How we Learned to Love Corbyn (and stop worrying about the press)

In August of last year, Jeremy Corbyn was lambasted by journalists, TV presenters and quite possibly religious leaders for falling short in yet another area. This time it wasn’t for drawing attention to overcrowding on trains, nor outlining Tory plans to dismantle the NHS, or for highlighting the widening gap between CEO pay and worker wages — his heresy was not recognising TV’s ubiquitous Ant & Dec. Though, tellingly, they did know of him, and were quite sympathetic to his cause. And that’s the thing, many people do support Jeremy Corbyn, not with reluctance but unequivocally. Though you might not realise that if you own a TV or read the papers.

A Times Writer Janice Turner, in 2016, criticised Labour under Corbyn for not attracting “cool comics or edgy musicians”, and instead achieving just “a fraction of UB40” as their only endorsement. Probably pining for Tony Blair and cool Britannia, Turner couldn’t have been more wrong.

As hundreds and thousands have flocked to the Labour Party under Corbyn — making it in terms of members, the biggest political party in Western Europe, bigger than all the other UK parties put together — many from the arts and culture are gravitating to his leadership in their droves. Paul McGann, a former Doctor Who and most famously the star of Withnail and I, has joined Momentum. Highly-regarded writer China Miéville, interviewed by Channel 4 News recently, spoke of Corbyn being instrumental in bringing about “fundamental social change” and a dignified space for people to ‘actually live a life that is worth living”. Rappers and Grime artists such as Akala, Stormzy and JME have been instructing their innumerable fans on social media to register and then vote for Corbyn’s Labour. Ken Loach, our greatest filmmaker — who made ‘Kes’, ‘Cathy Come Home’ and the heart-wrenching ‘I, Daniel Blake’ — pounds the streets and knocks on doors specifically for Corbyn, who he sees as our only chance for wealth redistribution and saving the NHS. Actor Patrick Stewart is doing much the same.

Many from the worlds of Academia have also hitched their wagons to Corbyn. Notably, in a letter to the Guardian from July of 2016, 100 intellectuals (including Noam Chomsky, and other eminent Professors) underlined how “the leadership of Jeremy Corbyn has been subject to the most savage campaign of falsehood and misrepresentation in some of our most popular media outlets” and condemned the constant distortion of his views. Other intellectuals, industry insiders and academics have heralded his many Economic policies — against free market dogma and privatisation — as sound, workable and long overdue.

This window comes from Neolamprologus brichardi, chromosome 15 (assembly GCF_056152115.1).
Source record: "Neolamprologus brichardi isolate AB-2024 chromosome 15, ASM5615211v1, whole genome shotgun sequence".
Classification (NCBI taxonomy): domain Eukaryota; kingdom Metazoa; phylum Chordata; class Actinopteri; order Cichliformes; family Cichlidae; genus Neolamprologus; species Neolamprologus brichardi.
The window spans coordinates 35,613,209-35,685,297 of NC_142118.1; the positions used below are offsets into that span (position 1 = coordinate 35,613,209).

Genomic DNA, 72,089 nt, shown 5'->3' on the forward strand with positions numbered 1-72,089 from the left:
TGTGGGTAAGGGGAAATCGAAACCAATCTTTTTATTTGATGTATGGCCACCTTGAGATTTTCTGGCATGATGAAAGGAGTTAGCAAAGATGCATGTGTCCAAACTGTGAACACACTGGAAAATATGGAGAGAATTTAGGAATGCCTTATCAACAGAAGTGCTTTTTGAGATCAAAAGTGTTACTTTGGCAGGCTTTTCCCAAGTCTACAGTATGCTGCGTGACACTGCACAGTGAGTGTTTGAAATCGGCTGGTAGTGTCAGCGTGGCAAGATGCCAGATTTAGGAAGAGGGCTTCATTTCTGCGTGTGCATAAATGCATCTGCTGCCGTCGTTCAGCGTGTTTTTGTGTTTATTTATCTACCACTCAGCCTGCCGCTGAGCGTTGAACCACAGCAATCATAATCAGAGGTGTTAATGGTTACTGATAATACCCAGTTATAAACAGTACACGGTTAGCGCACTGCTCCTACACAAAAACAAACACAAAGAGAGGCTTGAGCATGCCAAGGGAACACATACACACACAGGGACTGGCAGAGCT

Corbyn, away from the controlled, misinforming glare of the mainstream media, is a man who many see as a convincing, pragmatic politician who — unbeholden to rich donors and corporate interests — could realistically achieve the kind of progressive social change that has eluded us for decades. A little different from the terrorist-sympathising, bird-brained persona that the tabloids and some of the Broadsheets like to peddle.

In 2016, Ben Okri, the Booker-prize winning author and poet — and a vocal Corbyn admirer — interviewed him at the Royal Festival Hall to a crowd of over two thousand, to discuss Corbyn’s political insights, his integrity and his thoughts on literature and culture. In what universe could you imagine the esteemed Okri wanting to interview, say, Tim Farron or God forbid Theresa May? In 2013, Corbyn was the recipient of the Gandhi Foundation International Peace Award. Just a few days ago, he received a standing ovation from a congregation of Head Teachers in Shropshire.